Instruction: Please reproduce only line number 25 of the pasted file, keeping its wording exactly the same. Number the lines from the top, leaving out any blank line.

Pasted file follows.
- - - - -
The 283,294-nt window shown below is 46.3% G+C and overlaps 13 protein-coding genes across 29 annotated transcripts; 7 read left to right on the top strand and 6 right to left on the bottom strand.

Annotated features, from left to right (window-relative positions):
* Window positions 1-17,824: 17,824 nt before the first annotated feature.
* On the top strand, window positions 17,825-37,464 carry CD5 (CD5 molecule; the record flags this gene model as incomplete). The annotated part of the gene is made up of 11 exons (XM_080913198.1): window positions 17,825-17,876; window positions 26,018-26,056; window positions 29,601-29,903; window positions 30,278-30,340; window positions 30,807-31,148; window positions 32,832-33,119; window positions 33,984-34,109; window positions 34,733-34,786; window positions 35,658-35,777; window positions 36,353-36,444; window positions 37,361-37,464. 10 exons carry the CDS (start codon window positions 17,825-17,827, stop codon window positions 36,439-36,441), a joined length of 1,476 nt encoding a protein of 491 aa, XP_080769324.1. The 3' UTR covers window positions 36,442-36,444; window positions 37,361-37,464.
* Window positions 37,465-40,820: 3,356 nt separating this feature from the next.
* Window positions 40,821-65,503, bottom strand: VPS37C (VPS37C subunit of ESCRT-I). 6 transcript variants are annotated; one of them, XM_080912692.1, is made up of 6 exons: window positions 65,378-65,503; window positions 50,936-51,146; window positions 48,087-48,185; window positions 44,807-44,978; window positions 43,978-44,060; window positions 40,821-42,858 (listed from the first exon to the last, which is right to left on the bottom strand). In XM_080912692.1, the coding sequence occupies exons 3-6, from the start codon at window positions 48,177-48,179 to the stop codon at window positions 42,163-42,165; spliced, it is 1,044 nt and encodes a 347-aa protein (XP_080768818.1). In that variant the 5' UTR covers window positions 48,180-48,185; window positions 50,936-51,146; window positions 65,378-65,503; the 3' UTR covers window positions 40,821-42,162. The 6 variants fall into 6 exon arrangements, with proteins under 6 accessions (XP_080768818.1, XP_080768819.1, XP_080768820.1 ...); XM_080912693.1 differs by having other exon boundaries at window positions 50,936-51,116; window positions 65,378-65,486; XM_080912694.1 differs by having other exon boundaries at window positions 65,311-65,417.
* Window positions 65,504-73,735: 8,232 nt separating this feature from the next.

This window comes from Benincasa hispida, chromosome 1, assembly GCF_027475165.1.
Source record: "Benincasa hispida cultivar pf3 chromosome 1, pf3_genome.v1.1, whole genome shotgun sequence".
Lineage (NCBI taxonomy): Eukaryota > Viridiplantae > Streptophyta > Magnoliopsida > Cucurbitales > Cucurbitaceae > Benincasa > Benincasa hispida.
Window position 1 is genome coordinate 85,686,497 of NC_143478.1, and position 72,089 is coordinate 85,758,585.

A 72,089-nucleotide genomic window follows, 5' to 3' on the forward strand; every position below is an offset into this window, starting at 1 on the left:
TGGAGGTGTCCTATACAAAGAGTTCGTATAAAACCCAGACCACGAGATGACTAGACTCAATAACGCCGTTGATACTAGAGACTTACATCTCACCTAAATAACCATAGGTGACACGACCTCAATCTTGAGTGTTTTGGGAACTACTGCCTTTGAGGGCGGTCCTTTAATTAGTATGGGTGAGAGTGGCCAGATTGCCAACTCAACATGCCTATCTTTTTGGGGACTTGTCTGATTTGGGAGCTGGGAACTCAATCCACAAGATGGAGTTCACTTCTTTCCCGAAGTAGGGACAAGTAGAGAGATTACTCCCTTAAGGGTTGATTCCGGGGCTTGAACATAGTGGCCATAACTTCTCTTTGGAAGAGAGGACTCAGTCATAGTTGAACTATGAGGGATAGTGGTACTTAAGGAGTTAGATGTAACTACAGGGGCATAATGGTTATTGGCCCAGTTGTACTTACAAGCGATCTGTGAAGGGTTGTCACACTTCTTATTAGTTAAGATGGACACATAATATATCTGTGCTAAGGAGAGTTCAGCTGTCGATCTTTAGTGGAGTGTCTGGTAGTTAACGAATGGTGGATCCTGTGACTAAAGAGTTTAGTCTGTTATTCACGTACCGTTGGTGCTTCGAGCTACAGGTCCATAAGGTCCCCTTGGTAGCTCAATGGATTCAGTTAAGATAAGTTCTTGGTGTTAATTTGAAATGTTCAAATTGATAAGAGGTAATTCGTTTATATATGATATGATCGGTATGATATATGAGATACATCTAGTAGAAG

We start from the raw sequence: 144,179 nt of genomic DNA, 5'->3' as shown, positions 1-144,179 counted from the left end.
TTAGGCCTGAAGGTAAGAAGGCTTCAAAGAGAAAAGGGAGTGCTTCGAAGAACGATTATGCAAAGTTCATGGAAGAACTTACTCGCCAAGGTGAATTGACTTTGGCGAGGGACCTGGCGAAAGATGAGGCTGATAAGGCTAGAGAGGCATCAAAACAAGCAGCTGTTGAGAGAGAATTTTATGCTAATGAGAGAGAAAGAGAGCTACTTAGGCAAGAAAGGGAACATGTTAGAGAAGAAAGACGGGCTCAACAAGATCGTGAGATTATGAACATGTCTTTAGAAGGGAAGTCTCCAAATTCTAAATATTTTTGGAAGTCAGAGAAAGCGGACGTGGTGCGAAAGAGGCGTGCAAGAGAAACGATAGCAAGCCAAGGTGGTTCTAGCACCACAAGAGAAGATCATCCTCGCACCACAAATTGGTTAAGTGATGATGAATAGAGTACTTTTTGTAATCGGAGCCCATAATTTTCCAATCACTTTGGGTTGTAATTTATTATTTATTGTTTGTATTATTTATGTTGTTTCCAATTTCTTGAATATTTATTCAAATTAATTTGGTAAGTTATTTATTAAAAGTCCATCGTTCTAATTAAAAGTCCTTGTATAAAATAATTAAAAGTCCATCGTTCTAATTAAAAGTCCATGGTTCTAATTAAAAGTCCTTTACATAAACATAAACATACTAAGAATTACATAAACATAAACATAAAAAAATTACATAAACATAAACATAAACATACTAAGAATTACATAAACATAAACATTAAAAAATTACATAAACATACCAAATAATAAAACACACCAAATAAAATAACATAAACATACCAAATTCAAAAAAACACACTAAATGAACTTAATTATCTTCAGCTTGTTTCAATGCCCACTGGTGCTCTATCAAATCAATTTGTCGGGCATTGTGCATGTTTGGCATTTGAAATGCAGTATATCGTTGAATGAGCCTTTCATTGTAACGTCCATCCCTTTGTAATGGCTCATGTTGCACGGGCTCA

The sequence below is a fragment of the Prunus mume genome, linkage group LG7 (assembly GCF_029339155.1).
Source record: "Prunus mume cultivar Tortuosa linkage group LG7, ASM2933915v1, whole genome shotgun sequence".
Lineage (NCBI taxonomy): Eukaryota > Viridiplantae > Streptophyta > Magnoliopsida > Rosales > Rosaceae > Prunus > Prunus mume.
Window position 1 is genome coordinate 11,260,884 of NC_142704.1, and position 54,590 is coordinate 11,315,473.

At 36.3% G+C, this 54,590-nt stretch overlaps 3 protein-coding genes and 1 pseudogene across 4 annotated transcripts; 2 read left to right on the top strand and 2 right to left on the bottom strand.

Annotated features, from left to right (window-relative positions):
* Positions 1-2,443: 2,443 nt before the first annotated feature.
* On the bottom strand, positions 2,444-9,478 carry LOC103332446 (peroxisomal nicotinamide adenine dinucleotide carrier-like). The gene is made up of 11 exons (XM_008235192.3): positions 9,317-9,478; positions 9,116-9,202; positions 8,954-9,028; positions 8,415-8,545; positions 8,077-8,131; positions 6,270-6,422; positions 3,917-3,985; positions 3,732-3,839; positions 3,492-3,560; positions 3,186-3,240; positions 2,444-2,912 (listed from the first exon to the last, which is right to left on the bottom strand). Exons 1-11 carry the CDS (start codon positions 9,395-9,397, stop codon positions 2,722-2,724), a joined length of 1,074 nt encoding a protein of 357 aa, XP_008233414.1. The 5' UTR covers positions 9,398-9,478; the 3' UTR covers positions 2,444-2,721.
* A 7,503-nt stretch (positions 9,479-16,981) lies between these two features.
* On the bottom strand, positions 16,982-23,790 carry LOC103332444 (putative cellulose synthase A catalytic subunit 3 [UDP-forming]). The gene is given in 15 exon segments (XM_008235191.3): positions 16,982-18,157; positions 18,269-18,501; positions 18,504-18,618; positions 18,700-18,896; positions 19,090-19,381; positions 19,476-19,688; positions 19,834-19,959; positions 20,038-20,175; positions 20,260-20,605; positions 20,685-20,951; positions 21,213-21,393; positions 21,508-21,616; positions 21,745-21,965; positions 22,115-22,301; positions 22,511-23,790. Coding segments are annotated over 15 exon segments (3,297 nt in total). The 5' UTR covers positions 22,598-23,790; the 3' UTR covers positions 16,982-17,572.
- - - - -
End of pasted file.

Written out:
* On the bottom strand, positions 16,982-23,790 carry LOC103332444 (putative cellulose synthase A catalytic subunit 3 [UDP-forming]). The gene is given in 15 exon segments (XM_008235191.3): positions 16,982-18,157; positions 18,269-18,501; positions 18,504-18,618; positions 18,700-18,896; positions 19,090-19,381; positions 19,476-19,688; positions 19,834-19,959; positions 20,038-20,175; positions 20,260-20,605; positions 20,685-20,951; positions 21,213-21,393; positions 21,508-21,616; positions 21,745-21,965; positions 22,115-22,301; positions 22,511-23,790. Coding segments are annotated over 15 exon segments (3,297 nt in total). The 5' UTR covers positions 22,598-23,790; the 3' UTR covers positions 16,982-17,572.